Mary Robinson, former President of Ireland, had no choice but to be a voice for human rights and women's rights. Wedged between two younger brothers and two older brothers, she was a champion of the underrepresented in her own family first, before becoming one in the courthouse, on the senate floor, in the Áras an Uachtaráin (Ireland's presidential quarters), in the United Nations, in Africa and throughout the world.
Robinson's remarkable career is marked by a rapid rise through the legal and political ranks and assiduous dedication to justice and equality. As a young adult, she came to view law as a means for creating social change. She earned a master of arts degree in 1967 from Trinity College in Dublin and then two law degrees--one from the King's Inn in Dublin and a second from Harvard University in Cambridge, Massachusetts. When appointed Reid Professor at Trinity College at just 25 years of age, she became Ireland's youngest professor of law.
When asked how she was able to ascend to positions of power so quickly at such a young age, Robinson chortled in a deep voice, "I was fortunate to attend Harvard Law School and to return to Ireland with 'the Harvard confidence,' otherwise known as 'the Harvard arrogance.'" This confidence led her to become a senator in Ireland campaigning on a wide range of causes--from removing the requirement that all women resign from the civil service upon marriage, to the rights of women to sit on juries and to access contraception. She also worked as one of the lawyers in the long battle to pass the Sexual Offenses Act of 1993, an act that decriminalized gay male sexual behavior.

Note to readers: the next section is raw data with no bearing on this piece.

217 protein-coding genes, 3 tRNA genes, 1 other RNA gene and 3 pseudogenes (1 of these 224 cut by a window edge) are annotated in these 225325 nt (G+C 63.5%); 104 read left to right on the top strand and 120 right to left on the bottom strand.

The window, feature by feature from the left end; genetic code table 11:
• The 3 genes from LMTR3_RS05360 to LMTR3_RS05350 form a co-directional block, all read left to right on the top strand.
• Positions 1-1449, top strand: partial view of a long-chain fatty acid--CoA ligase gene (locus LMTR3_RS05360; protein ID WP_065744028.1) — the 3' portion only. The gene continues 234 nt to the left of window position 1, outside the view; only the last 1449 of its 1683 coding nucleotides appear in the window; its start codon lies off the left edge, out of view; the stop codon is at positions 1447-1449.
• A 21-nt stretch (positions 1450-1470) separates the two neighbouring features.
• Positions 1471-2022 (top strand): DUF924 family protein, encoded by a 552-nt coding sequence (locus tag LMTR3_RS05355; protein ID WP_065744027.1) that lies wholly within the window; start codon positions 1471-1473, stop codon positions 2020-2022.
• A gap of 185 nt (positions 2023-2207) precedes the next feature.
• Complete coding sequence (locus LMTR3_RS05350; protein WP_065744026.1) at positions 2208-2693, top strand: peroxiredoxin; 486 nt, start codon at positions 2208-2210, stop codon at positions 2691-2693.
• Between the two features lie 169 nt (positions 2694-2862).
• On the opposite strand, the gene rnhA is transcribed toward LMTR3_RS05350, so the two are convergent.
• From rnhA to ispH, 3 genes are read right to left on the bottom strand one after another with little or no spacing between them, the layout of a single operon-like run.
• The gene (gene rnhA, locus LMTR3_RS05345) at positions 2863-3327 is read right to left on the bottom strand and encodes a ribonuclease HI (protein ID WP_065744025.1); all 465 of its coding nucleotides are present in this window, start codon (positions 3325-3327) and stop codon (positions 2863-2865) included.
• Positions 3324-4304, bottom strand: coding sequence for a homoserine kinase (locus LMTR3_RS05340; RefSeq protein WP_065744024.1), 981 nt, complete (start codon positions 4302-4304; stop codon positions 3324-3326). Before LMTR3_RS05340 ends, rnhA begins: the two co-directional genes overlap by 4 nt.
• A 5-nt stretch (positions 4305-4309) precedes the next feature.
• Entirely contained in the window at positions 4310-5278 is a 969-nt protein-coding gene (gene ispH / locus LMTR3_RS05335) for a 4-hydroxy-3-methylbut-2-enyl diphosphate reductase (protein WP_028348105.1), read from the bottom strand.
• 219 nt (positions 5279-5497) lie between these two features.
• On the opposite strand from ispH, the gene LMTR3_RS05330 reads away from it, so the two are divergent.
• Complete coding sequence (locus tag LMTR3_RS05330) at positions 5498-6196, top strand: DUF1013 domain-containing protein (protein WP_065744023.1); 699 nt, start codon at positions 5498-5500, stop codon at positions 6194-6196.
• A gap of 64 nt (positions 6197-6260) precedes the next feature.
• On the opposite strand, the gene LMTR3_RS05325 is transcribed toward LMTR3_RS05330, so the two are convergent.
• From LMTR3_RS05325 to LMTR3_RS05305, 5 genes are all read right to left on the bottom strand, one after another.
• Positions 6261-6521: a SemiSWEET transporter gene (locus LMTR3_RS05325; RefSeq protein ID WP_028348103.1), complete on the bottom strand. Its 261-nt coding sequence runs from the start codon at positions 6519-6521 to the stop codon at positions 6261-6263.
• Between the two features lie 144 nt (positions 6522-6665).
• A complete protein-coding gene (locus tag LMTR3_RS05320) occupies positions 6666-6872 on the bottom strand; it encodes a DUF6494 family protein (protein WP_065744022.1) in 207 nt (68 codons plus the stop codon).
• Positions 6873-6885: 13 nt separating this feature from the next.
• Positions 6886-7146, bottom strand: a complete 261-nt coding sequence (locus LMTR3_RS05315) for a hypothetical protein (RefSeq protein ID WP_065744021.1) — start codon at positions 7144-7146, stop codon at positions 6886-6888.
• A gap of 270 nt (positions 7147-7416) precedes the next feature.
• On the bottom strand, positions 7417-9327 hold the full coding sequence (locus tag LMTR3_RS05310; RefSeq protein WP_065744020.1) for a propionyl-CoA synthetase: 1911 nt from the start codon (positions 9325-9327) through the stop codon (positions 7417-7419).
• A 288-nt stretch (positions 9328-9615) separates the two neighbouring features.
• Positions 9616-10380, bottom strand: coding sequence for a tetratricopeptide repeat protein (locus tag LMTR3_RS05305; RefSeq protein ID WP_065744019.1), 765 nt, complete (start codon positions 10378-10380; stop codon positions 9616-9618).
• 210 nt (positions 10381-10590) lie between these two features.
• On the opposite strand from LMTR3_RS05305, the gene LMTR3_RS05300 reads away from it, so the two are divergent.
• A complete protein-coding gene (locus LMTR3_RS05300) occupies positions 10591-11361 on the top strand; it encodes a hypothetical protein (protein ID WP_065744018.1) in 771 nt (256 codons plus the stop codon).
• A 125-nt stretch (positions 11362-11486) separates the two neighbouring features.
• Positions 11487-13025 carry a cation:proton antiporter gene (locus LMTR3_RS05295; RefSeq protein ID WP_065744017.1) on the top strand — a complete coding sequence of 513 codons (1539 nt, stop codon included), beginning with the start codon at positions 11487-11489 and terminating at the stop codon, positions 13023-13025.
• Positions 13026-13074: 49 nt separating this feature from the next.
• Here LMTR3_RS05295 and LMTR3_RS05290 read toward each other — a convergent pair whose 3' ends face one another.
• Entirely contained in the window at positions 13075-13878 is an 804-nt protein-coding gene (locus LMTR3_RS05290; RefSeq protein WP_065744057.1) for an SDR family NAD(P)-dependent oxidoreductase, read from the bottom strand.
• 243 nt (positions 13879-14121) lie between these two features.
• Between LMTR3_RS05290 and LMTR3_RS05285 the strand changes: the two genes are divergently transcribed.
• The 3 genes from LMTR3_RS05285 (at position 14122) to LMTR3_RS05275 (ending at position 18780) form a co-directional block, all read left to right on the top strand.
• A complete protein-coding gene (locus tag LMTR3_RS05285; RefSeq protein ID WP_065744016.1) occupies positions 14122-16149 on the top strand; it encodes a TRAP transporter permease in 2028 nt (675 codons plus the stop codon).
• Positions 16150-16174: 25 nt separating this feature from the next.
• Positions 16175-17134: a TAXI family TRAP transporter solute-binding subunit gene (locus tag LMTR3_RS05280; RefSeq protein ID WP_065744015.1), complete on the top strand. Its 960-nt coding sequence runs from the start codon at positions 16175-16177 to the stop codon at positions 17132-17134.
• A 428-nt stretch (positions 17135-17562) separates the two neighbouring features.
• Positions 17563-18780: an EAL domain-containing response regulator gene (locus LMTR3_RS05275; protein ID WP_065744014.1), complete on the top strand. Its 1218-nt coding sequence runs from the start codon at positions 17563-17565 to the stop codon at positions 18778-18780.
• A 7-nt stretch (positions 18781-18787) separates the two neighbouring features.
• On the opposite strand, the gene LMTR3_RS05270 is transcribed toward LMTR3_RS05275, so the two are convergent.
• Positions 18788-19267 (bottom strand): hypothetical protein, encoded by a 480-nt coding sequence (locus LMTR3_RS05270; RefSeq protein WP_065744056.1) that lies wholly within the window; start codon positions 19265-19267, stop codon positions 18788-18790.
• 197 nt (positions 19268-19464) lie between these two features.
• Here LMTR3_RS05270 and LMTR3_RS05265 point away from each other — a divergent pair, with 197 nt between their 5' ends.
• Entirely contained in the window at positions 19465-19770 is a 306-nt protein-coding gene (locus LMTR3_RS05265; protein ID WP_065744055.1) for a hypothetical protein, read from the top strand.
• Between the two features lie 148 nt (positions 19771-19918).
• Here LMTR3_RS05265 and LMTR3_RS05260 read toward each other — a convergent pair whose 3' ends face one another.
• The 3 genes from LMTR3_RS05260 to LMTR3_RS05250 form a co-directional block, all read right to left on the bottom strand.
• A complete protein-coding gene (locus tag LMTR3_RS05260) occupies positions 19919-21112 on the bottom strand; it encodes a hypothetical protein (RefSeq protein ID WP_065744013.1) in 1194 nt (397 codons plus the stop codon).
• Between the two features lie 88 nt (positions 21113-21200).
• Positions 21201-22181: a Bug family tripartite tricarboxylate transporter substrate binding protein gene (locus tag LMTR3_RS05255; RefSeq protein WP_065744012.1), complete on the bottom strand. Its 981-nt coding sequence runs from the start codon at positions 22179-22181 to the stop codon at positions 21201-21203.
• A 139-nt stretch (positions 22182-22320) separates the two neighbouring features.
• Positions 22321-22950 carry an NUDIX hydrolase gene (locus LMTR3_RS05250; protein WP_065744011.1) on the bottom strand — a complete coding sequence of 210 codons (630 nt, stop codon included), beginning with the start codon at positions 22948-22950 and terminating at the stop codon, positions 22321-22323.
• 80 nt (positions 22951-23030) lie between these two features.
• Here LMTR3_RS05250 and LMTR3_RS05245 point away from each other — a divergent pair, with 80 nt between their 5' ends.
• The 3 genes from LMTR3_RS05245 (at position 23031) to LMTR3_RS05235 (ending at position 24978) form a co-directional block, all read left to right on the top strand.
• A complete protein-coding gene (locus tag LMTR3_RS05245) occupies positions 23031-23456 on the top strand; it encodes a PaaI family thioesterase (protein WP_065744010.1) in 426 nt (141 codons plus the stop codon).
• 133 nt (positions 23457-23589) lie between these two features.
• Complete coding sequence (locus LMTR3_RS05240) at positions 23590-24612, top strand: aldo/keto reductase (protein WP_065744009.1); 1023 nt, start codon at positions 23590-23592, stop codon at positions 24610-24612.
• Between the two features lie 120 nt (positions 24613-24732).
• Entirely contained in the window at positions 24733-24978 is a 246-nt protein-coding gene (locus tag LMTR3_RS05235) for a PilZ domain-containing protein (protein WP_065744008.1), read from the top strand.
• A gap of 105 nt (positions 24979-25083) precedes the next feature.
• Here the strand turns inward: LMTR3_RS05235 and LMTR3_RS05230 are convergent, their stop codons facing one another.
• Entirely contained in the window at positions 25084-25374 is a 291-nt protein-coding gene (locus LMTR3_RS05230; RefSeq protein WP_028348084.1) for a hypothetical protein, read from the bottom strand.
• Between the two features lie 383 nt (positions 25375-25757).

Robinson explains her ability to promote such a progressive agenda in a religiously conservative country by saying, "These issues happen to be liberal issues. In spite of my very liberal record, I was elected in Ireland. That to me symbolized an openness in Ireland." Robinson was so well respected in Ireland that she ultimately ran for president in 1990 and won--becoming the country's first female to hold that office. In her seven years of service, she proved that the role of president could transcend a historical legacy of a mere figurehead; Robinson used her wide popularity and her position to elevate Ireland's role in the world and highlight global human rights issues. She drew parallels between the Great Irish Famine and contemporary nutrition, poverty and policy issues in developing countries.
Robinson's ongoing concern for the underserved landed her in Somalia following its 1992 crisis and in Rwanda in the aftermath of the 1994 genocide. Her global connections (especially to Africa) were so strong that she was nominated by the Irish government and urged by United Nations Secretary General Kofi Annan to fill the post of United Nations' High Commissioner on Human Rights. Leaving the presidency six months early, Robinson served as High Commissioner until 2002.
Since then, she has been based in New York City, leading a project called Realizing Rights: The Ethical Globalization Initiative (EGI). "Realizing Rights" has two meanings she explains: 1. We need to realize we have rights and 2. These rights need to be realized by all--companies, governments and individuals. EGI focuses on human rights and gender issues in trade and development, migration and health issues (particularly the pandemic of HIV and AIDS in sub-Saharan Africa).